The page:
(click to enlarge)

Help us find Stan & Lee's trees! If you live near Roseburg or have easy access to Douglas County in Southwestern Oregon, follow the footprints of Lee Hunt, and hunt the surviving Eucalyptus of these old trials. Some 20 to 30 year old at the moment if still standing, they should give hints on adult tree size achieved by these tree species in the area and could be interesting seed sources representative of cold hardy Oregonian Eucalyptus local races.

If you decide to take such a journey, remember to watch these links first:

Eucalyptus species identification: Contact GIT Forestry Consulting / Identificación de especies de eucalipto: Contacte a GIT Forestry Consulting

Interesting Literature

Jacobs, Maxwell R. (1970) The genus Eucalyptus in world forestry. Seattle, WA: College of Forest Resources, University of Washington; October 1970.

Ticknor, Robert L. (1974) Landscape tree performance. Circular of Information 622. Corvallis, OR: Agricultural Experiment Station, Oregon State University.

Hunt, Lee O. (1978) Speaking for the Private Woodland Owner. Society of American Foresters Journal of Forestry, Volume 76, 12:1 , pp. 781-781

Hunt, Lee O. (1983) Adaptability of some Eucalyptus species in southwest Oregon. In: Standiford, Richard B & Ledig, F Thomas, technical coordinators. Proceedings of a work-shop on
Eucalyptus in California, June 14-16, 1983, Sacramento, California. Gen. Tech. Rep. PSW 69. Berkeley, CA: Pacific Southwest Forest and Range Experiment Station, Forest Service, U.S. Department of Agriculture; 9-13

Hunt, Lee O. & Logan, Robert S. (1986) Propagation of Eucalyptus Nursery Seedlings. Tree Planters' Notes 37(2):3-7

Hibbs, David E. (1986) Stand management: Growing eucalypts in Western Oregon. Extension circular no. 1198 - Oregon State University, Extension Service (USA)

Giordano, Peter A ; Hibbs, David E; Fletcher, R; Landgren, Chal; Oester, Paul & Rogers, Bill (1993) Hardwood Species Trials in Oregon. Tree Planters' Notes 44(1):38-42

Turner, John ; Gessel, Stanley P.; & Lambert, Marcia J. (1999) Sustainable Management of Native and Exotic Plantations in Australia. In: Planted Forests: Contributions to the Quest for Sustainable Societies, Chapter 16. New Forests 7(1-3) & 8(1).

Barclay, Ian (2002) Hardy Eucalypts in the Pacific Northwest. Pacific Northwest Palm & Exotic Plant Society. Hardy Palm International, Issue #50.

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© 2007 Gustavo Iglesias Trabado. Please contact us if you want to use all or part of this text and photography elsewhere. We like to share, but we do not like rudeness.

3 Comments by our readers :::

Anonymous said...

Posted by Cascadians on 10/10/2007, 7:29 am, in reply to "Eucalyptus in Oregon: After the footprints of Stan & Lee"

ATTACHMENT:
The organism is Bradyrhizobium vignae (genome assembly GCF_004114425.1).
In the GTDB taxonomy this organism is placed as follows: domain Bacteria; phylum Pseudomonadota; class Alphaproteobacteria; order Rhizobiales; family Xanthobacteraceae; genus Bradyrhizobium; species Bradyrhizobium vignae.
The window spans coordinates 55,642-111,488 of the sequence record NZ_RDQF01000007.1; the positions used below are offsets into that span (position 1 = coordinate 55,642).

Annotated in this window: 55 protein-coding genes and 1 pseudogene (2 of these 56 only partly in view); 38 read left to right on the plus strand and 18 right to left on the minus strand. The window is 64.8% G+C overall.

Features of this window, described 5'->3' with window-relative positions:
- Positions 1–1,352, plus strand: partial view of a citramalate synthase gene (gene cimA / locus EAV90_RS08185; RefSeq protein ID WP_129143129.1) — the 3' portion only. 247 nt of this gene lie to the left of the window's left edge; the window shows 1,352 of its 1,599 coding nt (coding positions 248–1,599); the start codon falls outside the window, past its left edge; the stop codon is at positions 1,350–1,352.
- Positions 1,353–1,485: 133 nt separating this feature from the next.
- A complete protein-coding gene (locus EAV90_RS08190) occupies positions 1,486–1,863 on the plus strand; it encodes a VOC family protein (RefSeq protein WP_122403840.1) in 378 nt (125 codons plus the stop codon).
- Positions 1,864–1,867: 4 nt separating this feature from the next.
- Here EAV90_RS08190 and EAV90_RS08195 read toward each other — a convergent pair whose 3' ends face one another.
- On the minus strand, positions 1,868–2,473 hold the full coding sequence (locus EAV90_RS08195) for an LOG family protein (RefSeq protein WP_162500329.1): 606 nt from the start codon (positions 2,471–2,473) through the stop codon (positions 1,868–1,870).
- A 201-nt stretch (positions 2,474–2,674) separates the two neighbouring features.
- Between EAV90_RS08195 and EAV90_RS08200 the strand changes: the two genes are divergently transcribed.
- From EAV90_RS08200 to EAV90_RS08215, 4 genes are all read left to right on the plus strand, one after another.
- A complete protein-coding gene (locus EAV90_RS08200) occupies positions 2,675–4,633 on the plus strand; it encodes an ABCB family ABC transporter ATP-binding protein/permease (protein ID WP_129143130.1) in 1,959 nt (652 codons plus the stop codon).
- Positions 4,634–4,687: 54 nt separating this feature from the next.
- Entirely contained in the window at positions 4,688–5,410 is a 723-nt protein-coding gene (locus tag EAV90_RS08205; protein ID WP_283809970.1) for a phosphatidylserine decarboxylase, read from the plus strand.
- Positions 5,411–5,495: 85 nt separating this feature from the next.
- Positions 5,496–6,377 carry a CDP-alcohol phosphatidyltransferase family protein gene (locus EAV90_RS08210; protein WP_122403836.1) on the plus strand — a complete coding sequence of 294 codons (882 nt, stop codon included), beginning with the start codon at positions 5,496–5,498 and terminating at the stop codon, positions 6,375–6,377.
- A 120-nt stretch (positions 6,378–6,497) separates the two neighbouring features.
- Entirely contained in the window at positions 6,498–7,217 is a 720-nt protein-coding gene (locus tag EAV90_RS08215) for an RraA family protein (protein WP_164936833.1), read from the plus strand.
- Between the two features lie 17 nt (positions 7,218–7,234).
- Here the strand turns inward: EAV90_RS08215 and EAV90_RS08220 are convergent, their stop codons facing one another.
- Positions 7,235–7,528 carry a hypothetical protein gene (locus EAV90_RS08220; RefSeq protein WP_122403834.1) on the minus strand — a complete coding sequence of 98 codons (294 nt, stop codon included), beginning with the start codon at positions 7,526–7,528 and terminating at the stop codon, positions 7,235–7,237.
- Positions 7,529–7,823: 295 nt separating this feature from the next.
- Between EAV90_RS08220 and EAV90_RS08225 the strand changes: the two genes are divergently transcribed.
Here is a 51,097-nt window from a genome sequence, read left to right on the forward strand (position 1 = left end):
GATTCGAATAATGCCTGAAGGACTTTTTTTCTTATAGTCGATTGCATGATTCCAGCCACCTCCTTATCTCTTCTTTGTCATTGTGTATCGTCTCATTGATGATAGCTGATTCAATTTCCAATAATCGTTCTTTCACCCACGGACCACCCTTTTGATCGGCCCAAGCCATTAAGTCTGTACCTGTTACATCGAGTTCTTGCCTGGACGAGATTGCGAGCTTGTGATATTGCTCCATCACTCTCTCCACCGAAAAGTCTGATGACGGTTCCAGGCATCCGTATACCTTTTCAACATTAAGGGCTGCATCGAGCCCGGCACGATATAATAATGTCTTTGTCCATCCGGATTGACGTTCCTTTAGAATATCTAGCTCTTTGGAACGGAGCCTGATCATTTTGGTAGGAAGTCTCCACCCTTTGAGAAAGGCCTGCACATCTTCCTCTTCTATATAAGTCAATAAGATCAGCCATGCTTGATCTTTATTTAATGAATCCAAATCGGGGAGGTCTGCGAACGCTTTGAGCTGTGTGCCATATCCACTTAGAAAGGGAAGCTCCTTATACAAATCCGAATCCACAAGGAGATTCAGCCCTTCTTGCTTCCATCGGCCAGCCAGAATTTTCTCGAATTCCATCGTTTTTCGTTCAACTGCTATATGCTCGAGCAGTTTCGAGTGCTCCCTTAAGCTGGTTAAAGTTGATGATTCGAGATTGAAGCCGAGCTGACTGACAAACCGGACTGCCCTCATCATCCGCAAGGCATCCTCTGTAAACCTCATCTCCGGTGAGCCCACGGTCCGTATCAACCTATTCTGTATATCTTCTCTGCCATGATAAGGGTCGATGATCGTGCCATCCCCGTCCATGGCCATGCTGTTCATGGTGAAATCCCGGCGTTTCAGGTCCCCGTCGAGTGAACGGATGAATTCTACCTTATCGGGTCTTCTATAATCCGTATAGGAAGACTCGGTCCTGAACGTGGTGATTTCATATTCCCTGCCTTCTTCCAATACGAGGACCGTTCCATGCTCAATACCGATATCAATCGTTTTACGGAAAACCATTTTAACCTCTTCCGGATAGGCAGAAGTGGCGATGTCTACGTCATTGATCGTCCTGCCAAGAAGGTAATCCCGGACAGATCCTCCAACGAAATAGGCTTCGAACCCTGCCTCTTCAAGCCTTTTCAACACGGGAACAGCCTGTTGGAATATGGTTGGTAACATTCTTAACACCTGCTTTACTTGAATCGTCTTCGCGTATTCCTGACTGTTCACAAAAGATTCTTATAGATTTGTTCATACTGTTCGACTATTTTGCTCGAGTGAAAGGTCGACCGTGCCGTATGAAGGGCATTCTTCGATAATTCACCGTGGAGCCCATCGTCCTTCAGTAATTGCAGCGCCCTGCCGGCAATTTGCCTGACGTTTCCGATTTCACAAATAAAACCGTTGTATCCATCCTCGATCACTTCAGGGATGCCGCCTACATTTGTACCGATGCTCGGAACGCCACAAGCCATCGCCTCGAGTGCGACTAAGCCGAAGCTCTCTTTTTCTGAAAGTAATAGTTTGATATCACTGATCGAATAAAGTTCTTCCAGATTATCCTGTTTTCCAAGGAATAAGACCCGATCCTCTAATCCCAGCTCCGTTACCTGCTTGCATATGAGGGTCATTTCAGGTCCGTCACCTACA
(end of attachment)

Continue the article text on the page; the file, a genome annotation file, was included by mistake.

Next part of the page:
That adds an element of adventure to any hike! Good idea to always carry a camera. Already on the lookout for witches brooms for the dwarf cultivators on Gardenweb's Conifers Forum. Will keep eyes peeled for eucs too.

Will have to get a hiker GPS device when we go back to playing in the great outdoors (after our 300+ baby trees are more established). Imagine the ones that were planted in known spots have already been searched for.

Wondering if birds can spread the seeds so a euc could be bird-planted somewhere in the forest?

How do eucs rate with PacNW natives on self-sowing? Is there any tree more prolifically self-planting than the black cottonwood? Talk about volunteers ... they're popping up all over this area.

And which hardy euc is best at self-planting and surviving?

Anonymous said...

Posted by Gus on 10/11/2007, 3:45 am, in reply to "Eucalyptus Treasure Hunt"

Self-sowing can happen, and be successful if the combination of factors "prolific flowering eucalypt in a given climate + heavy load of seed present in the tree + bare soil around + favourable moisture + favourable temperature" is present.

Classical example, colonization after fire. Many eucalypt species evolved to adapt to these events in their natural habitat.

Another example, a harvested coupe where bare soil is exposed after timber removal. Otherwise the % of germinants is low. And even within these, there is always mortality. To say it somehow "just one in a million seeds ends up replacing the parent trees".

Birds are more adapted to spread seed contained within edible (for birds) fruit. Eucalypt capsules are woody and taste quite bitter (try one!). Reproductive strategies of eucalypts via seed dispersal do not have much to do with birds even in Australia. Eucalypt favourite biological seed dispersal vectors are... human ;-)

Anonymous said...

Posted by georgeinbandon,oregon on 10/10/2007, 4:33 pm, in reply to "Eucalyptus Treasure Hunt"

Experience seems to indicate that eucs are probably not good self-seeders under our conditions.

Seeds are very tiny and not well adapted to bird dispersal and they require warm moist conditions to germinate with no competing vegetation to shade them out.

Our cool moist winters aren't good for initial sprouting and our warm but dry summers are not good for continued growth of any seeds that do appear.

The only place that I have seen what appears to be some kind of self seeding is some bluegums (E. globulus) near Brookings on the extreme south coast with the mildest climate in the entire PNW.